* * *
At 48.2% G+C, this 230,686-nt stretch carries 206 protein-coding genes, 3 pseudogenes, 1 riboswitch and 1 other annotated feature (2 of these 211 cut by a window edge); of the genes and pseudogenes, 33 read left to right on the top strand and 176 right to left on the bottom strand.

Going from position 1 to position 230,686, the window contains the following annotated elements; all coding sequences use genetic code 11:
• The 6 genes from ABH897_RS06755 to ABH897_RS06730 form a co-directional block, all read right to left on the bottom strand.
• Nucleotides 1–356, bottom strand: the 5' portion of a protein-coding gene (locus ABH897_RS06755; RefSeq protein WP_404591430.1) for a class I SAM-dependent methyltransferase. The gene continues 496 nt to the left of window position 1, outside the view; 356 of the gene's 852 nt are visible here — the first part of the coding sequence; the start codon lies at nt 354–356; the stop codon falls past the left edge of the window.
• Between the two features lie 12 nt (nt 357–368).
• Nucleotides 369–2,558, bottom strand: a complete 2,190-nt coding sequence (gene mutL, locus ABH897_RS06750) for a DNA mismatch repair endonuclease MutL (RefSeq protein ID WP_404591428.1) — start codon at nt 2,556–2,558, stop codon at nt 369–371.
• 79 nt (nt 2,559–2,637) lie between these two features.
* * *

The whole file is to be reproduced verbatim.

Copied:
At 48.2% G+C, this 230,686-nt stretch carries 206 protein-coding genes, 3 pseudogenes, 1 riboswitch and 1 other annotated feature (2 of these 211 cut by a window edge); of the genes and pseudogenes, 33 read left to right on the top strand and 176 right to left on the bottom strand.

Going from position 1 to position 230,686, the window contains the following annotated elements; all coding sequences use genetic code 11:
• The 6 genes from ABH897_RS06755 to ABH897_RS06730 form a co-directional block, all read right to left on the bottom strand.
• Nucleotides 1–356, bottom strand: the 5' portion of a protein-coding gene (locus ABH897_RS06755; RefSeq protein WP_404591430.1) for a class I SAM-dependent methyltransferase. The gene continues 496 nt to the left of window position 1, outside the view; 356 of the gene's 852 nt are visible here — the first part of the coding sequence; the start codon lies at nt 354–356; the stop codon falls past the left edge of the window.
• Between the two features lie 12 nt (nt 357–368).
• Nucleotides 369–2,558, bottom strand: a complete 2,190-nt coding sequence (gene mutL, locus ABH897_RS06750) for a DNA mismatch repair endonuclease MutL (RefSeq protein ID WP_404591428.1) — start codon at nt 2,556–2,558, stop codon at nt 369–371.
• 79 nt (nt 2,559–2,637) lie between these two features.